For instance, what about the Star Wars program? That will undermine deterrence totally. Has the Government thought about it? It does not say anything about that here. It has not given us a view on it. Here is the Government's opportunity in the second statement, we had hoped in calling for it, to put paid to accusations which we, among others, brought to bear as a result of the National Times articles. I would have hoped for a whole thoughtful section in this statement from our Minister for Defence on the implications of the star wars program. What does Australia think about it? Is this part of deterrence or not, because it is happening? It is very disappointing that the Government has not done that. By not saying anything, of course, we implicate ourselves in this destabilising technology.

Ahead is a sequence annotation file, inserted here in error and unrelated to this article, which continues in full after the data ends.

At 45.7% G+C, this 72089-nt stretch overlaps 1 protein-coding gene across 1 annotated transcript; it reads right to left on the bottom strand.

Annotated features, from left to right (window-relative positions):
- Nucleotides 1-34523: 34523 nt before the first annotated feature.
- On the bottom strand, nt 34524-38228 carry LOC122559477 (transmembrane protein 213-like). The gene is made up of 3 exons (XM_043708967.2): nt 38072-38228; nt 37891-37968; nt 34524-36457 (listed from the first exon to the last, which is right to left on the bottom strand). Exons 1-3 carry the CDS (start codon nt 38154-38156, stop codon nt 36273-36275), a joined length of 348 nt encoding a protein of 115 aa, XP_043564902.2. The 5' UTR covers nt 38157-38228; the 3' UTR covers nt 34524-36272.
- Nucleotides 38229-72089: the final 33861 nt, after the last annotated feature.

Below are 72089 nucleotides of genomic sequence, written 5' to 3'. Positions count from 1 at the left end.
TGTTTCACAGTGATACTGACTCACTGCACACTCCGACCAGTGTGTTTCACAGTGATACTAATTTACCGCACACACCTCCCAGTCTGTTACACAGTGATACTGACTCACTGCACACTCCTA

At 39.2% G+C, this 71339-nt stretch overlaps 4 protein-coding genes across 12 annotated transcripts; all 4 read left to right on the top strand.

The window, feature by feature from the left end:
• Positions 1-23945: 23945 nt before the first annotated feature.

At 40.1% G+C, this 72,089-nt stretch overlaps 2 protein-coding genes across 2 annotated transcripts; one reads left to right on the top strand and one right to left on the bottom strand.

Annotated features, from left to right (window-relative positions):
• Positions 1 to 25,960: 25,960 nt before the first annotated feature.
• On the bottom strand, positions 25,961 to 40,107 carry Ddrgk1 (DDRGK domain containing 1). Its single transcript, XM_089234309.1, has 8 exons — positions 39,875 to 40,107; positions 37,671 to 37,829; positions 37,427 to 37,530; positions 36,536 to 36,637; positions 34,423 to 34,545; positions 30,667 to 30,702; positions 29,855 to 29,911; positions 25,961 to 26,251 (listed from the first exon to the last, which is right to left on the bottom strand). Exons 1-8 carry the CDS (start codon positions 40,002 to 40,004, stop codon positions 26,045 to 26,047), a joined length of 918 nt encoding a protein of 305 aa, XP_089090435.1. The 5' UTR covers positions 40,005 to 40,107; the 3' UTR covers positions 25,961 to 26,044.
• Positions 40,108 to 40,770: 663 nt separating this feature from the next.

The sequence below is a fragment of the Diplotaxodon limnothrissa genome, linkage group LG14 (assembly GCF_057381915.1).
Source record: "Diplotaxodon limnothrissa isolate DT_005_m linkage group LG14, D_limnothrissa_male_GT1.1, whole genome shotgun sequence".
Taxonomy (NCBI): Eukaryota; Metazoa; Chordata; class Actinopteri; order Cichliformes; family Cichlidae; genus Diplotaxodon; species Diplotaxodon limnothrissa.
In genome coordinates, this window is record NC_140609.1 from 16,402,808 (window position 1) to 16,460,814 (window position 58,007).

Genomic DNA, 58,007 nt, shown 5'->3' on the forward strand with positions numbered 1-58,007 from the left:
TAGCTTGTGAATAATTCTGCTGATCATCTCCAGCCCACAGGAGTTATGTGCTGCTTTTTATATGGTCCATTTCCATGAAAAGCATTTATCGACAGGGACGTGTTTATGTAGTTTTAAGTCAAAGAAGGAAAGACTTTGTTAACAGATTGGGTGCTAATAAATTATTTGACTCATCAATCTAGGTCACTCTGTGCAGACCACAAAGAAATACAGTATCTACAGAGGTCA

The Government of the United States is perfectly entitled, on the basis of this further statement, to assume that the Australian Labor Government is perfectly in favour of these continuing technologies and does not appear to take any cognisance of the highly responsible view being put forward by authorities all over the world-not just by left wingers or its own party but by eminent scientists all over the world; it goes beyond politics-that this technology goes beyond deterrence to a situation where, perhaps at a few minutes notice at some time, the risks to this planet are increased appallingly. Yet the Government cannot even make a statement on that, when so many of our citizens are concerned . I will not take up too much more of the time of the Senate. I could speak for a considerable time on this. Although the statement, I suppose, is to be welcomed to the extent that it is here, it certainly does not answer the bulk of our concerns and we will be questioning the Government further on the issues I have raised and on some others as well.